March 7, 2008 03:21 pm at 3:21 pm |
  17. H


    YOU ARE SO WRONG WHEN YOU SAID "reading all of these comments from all these dillusional HRC idiots make my head hurt."

    GO HILLARY!!!!!!!!!!!!!!!!!!!!!!!!!!!!!!!!!!!!!!!!!!!!!!!!!!!!!!!!!!!!!!!!!!08

    March 7, 2008 03:21 pm at 3:21 pm |
  18. Felton, from Pa

    ...Didn't Hillary say, months ago, when she was winning..that "the votes don't count anyways"?....RULES ARE RULES...she said so herself......go figure...

    March 7, 2008 03:23 pm at 3:23 pm |
  19. Sandy

    I'm from MIchigan and I'm one of the millions of voters here who have been disenfranchised by my own state government. I agree that the tax payers of Michigan should not pay for a new primary or caucus, I also agree that the DNC shouldn't pay for it. I do believe, however, that the people who caused this problem SHOULD pay for it. Governor Granholm and all the legislators who voted to break the agreement they made with the DNC should fork over the money. It isn't as if they weren't well-informed of what the consequences would be if they re-scheduled MIchigan's democratic primary. This may be a drastic comparison, but when someone breaks the law in Michigan, they are required to face the consequences and make reparation. Why should the state government "breaking the law" have a different result?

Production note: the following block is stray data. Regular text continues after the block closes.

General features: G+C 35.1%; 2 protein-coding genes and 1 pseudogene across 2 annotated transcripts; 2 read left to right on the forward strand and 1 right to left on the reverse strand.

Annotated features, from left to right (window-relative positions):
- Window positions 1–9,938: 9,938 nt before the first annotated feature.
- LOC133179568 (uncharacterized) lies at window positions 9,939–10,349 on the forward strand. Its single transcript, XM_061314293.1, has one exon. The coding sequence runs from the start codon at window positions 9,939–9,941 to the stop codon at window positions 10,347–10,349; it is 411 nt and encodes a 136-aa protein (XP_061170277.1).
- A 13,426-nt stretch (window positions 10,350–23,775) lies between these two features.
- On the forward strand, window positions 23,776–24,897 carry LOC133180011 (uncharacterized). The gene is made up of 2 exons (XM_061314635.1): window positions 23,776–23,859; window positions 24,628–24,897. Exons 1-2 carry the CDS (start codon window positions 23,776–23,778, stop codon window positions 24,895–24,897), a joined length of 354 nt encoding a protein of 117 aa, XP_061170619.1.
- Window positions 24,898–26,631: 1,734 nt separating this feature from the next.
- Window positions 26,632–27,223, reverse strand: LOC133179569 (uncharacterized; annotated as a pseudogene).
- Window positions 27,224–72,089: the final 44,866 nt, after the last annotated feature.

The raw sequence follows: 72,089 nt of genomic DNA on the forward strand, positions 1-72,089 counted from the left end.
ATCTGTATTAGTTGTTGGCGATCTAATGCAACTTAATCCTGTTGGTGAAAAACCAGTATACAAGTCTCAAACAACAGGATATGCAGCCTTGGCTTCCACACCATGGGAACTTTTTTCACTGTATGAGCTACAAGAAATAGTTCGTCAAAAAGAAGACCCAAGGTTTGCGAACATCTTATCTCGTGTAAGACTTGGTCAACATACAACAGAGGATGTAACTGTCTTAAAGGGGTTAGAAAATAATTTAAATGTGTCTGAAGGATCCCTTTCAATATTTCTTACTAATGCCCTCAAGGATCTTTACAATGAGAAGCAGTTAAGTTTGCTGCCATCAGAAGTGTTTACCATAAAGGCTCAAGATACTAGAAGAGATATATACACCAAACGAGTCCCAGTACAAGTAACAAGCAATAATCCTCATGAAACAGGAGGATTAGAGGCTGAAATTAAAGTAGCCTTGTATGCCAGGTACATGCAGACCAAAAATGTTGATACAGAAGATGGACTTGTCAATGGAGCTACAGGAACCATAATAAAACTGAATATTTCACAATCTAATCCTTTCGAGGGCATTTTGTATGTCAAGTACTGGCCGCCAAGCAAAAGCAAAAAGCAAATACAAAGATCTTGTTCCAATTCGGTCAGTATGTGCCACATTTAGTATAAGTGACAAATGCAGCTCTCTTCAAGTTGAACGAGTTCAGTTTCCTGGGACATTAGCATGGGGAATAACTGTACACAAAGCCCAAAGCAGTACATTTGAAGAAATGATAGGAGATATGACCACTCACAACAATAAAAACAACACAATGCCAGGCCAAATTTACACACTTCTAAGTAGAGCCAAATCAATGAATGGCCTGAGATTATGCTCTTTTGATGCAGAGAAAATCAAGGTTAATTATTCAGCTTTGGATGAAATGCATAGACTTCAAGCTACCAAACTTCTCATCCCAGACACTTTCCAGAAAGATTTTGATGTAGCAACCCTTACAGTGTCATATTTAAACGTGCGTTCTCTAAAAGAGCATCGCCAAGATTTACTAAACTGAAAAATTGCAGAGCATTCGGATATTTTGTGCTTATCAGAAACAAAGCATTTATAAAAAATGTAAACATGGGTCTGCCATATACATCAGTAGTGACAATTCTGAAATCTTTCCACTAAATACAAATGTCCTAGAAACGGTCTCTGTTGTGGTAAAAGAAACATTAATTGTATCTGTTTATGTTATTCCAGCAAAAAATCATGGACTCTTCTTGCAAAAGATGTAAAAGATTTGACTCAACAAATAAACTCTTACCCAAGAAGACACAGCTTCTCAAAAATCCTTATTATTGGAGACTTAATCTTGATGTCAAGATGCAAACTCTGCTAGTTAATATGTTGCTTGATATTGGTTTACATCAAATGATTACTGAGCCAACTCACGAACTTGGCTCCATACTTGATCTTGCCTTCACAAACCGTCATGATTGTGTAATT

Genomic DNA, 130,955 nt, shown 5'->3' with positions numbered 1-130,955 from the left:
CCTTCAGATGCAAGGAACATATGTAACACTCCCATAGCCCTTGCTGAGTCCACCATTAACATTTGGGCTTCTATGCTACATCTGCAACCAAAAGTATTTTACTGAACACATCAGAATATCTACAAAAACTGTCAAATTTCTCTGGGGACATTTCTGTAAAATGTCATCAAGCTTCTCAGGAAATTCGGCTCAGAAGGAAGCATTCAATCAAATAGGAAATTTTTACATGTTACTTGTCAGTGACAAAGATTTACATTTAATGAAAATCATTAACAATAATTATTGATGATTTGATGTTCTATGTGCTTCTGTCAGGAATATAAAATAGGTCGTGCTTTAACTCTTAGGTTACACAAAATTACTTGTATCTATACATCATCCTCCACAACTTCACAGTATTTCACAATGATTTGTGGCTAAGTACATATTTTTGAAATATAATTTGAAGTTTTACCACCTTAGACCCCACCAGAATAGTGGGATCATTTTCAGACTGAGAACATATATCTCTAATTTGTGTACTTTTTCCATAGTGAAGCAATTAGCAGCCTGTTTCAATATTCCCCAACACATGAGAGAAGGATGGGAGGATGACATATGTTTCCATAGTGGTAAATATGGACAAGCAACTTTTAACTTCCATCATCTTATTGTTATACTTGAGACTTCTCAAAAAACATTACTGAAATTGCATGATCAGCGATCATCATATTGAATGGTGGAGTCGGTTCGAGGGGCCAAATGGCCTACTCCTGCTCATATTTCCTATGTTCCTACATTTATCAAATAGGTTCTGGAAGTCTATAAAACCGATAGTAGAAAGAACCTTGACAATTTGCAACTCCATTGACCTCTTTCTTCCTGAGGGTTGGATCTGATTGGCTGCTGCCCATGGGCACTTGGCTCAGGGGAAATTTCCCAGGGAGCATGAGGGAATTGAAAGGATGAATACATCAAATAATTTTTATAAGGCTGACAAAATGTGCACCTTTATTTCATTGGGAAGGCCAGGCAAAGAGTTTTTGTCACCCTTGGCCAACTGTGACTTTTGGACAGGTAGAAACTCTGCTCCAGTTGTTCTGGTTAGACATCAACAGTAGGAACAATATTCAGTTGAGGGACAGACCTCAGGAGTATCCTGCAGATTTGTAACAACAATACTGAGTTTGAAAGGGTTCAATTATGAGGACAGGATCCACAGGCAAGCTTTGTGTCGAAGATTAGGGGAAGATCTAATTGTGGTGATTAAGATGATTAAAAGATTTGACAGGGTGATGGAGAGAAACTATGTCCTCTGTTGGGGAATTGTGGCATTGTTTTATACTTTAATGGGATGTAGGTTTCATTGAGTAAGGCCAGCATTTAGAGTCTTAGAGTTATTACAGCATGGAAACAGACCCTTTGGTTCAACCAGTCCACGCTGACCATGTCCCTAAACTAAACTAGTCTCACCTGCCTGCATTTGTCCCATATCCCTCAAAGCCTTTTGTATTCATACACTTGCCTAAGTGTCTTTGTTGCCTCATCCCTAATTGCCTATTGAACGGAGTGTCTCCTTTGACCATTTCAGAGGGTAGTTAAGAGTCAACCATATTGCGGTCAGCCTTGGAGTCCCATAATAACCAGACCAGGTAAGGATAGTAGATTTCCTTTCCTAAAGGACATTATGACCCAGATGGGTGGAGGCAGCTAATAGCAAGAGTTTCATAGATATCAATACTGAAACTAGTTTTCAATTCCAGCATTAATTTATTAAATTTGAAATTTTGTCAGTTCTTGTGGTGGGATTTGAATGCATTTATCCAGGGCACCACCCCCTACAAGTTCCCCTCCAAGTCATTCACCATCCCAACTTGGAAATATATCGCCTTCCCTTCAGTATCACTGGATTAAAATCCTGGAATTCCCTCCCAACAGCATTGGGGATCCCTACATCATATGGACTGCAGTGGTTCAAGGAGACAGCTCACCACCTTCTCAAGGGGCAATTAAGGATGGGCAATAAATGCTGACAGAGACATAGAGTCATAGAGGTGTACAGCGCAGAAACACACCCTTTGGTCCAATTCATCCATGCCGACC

March 7, 2008 03:25 pm at 3:25 pm |
  20. Manuel TX

    I agree with William.

    And we should start by getting rid of caucuses. The entire concept of a caucus is ridiculous and undemocratic as has been clearly shown by the Texas primary.

    Obama is enjoying an advantage in delegates because the caucus system is disproportional and subject to manipulation.

    I was not thrilled that the people running my local caucus, including the paperwork, were all wearing Obama t-shirts.

    March 7, 2008 03:25 pm at 3:25 pm |
  21. Jeff Spangler, Arlington, VA

    Does it strike anyone else that it is profoundly undemocratic to permit political parties to control the effect of citizens' votes for a Presidential election? The U.S. Constitution nowhere states or implies parties should have the power to play games with their bizarre caucuses and superdelegates. I'd hate to let the Supreme Court decide another election, but I'd love to see a credible challenge to this arrogant abuse of power by unelected political hacks.

    March 7, 2008 03:26 pm at 3:26 pm |